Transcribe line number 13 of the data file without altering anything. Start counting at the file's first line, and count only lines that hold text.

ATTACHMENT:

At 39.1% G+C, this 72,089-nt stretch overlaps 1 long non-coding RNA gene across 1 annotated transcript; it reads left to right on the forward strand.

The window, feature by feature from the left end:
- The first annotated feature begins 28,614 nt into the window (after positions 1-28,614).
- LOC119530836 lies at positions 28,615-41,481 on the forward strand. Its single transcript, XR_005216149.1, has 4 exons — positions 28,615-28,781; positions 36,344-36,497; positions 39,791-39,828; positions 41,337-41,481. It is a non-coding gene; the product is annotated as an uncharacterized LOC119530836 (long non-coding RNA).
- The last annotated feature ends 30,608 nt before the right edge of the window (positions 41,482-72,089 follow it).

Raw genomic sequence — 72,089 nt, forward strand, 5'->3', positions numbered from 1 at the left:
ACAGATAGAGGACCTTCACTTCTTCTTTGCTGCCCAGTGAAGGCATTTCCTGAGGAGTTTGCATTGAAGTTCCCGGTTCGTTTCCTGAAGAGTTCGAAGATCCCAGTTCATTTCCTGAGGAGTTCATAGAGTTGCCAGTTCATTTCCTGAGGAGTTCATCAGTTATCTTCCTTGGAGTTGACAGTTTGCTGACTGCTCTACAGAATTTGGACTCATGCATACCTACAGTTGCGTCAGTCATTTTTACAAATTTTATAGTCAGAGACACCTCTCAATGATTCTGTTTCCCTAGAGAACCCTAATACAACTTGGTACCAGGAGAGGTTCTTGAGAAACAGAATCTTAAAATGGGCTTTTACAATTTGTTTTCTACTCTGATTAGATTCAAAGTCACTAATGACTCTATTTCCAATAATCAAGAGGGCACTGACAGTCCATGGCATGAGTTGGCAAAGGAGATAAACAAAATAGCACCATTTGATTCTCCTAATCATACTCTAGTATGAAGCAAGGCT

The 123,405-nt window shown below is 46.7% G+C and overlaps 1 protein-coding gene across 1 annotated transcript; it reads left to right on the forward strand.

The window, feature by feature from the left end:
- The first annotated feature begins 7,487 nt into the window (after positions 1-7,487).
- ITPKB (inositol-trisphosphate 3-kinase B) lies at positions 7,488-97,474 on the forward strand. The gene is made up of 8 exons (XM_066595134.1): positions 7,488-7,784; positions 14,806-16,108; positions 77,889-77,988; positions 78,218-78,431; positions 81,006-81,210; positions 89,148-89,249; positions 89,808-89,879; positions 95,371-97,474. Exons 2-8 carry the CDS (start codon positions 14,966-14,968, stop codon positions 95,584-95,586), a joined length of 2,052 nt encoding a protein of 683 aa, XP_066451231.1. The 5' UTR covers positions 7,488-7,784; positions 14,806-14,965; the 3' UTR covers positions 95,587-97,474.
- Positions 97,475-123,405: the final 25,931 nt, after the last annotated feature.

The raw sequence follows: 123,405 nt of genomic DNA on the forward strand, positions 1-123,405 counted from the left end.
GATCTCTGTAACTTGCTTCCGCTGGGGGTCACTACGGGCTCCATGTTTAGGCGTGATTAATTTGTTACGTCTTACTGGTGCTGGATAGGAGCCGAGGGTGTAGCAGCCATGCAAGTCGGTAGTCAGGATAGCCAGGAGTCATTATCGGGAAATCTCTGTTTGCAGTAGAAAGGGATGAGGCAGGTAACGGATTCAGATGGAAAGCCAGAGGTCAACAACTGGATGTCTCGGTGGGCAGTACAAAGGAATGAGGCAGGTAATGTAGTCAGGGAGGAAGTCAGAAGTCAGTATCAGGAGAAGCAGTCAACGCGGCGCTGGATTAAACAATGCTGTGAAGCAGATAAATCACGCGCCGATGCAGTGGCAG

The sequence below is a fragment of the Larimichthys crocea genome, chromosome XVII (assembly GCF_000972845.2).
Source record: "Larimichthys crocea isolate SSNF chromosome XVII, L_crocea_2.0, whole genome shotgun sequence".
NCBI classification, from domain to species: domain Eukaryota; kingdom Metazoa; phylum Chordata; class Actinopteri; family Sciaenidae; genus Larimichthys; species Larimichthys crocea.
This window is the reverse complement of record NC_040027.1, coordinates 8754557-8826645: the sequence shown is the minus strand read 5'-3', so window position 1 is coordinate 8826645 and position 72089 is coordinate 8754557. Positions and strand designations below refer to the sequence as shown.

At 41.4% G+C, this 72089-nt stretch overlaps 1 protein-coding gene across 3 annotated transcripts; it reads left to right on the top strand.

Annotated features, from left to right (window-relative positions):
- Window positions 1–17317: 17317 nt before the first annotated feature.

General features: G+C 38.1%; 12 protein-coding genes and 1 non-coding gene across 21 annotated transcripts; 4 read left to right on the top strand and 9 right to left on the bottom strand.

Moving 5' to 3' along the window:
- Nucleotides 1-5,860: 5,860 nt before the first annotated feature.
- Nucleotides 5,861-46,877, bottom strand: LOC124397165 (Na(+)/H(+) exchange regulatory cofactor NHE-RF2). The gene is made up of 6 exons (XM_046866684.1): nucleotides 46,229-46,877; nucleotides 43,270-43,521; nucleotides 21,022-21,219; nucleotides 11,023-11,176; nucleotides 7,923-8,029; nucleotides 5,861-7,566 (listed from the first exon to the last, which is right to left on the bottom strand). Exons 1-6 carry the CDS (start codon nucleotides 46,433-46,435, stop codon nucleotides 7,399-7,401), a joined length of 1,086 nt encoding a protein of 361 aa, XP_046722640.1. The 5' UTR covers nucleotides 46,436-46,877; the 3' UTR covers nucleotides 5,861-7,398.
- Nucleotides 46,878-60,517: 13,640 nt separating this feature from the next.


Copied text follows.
The raw sequence follows: 123,405 nt of genomic DNA on the forward strand, positions 1-123,405 counted from the left end.